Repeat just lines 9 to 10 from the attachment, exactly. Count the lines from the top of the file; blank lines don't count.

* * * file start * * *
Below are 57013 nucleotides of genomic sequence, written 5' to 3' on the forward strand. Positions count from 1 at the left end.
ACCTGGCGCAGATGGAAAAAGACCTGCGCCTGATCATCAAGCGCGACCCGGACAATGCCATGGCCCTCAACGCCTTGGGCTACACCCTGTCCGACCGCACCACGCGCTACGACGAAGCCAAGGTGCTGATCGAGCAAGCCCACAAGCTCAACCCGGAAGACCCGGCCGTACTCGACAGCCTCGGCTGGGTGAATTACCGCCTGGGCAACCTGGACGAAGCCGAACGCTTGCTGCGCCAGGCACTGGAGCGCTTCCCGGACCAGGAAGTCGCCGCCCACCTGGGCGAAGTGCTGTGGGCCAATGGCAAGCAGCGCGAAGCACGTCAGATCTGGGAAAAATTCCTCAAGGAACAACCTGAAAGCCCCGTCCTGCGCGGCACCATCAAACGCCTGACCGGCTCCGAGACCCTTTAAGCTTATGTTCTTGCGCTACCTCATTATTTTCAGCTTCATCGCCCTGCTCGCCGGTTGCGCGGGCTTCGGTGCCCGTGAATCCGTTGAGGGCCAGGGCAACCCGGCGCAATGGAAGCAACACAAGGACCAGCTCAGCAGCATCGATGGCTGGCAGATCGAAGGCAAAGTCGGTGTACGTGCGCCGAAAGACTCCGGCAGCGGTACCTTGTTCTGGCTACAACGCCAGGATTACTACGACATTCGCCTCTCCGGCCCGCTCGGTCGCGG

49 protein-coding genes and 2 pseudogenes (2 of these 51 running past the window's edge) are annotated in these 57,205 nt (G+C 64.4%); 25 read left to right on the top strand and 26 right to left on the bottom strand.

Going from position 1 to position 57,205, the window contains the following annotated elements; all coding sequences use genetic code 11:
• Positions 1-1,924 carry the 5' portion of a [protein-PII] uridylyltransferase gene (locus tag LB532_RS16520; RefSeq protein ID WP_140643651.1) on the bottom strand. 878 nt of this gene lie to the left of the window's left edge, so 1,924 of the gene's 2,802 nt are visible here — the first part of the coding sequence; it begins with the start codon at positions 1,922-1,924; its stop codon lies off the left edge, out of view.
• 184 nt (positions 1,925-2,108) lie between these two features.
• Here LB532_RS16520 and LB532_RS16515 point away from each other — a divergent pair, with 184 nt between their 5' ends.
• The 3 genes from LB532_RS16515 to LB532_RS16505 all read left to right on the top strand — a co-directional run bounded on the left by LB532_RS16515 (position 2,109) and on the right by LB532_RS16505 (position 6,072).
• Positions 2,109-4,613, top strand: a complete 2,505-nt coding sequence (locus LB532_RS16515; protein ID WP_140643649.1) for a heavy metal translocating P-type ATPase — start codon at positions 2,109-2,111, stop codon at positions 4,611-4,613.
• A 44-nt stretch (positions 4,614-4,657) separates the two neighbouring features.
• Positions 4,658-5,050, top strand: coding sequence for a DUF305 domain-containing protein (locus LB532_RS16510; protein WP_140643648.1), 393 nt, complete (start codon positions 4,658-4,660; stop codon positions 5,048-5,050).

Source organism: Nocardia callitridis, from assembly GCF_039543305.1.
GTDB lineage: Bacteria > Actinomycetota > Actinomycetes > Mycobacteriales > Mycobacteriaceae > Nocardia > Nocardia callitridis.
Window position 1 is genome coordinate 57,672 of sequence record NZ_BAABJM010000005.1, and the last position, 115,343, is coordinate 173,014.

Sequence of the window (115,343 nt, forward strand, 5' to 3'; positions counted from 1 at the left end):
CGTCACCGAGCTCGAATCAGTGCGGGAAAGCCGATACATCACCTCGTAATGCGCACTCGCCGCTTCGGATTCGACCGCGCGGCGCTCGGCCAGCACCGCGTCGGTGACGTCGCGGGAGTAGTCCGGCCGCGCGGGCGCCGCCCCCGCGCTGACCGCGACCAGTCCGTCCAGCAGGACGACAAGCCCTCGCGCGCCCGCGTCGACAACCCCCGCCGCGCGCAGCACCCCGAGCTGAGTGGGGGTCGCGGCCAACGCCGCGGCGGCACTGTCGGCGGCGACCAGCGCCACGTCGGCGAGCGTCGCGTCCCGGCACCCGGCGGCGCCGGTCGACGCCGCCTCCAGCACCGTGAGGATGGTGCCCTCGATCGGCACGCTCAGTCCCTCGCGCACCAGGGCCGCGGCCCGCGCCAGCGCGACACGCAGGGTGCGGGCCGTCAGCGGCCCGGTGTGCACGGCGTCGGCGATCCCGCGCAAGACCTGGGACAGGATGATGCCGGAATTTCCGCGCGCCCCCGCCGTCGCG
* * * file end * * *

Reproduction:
• Positions 2,109-4,613, top strand: a complete 2,505-nt coding sequence (locus LB532_RS16515; protein ID WP_140643649.1) for a heavy metal translocating P-type ATPase — start codon at positions 2,109-2,111, stop codon at positions 4,611-4,613.
• A 44-nt stretch (positions 4,614-4,657) separates the two neighbouring features.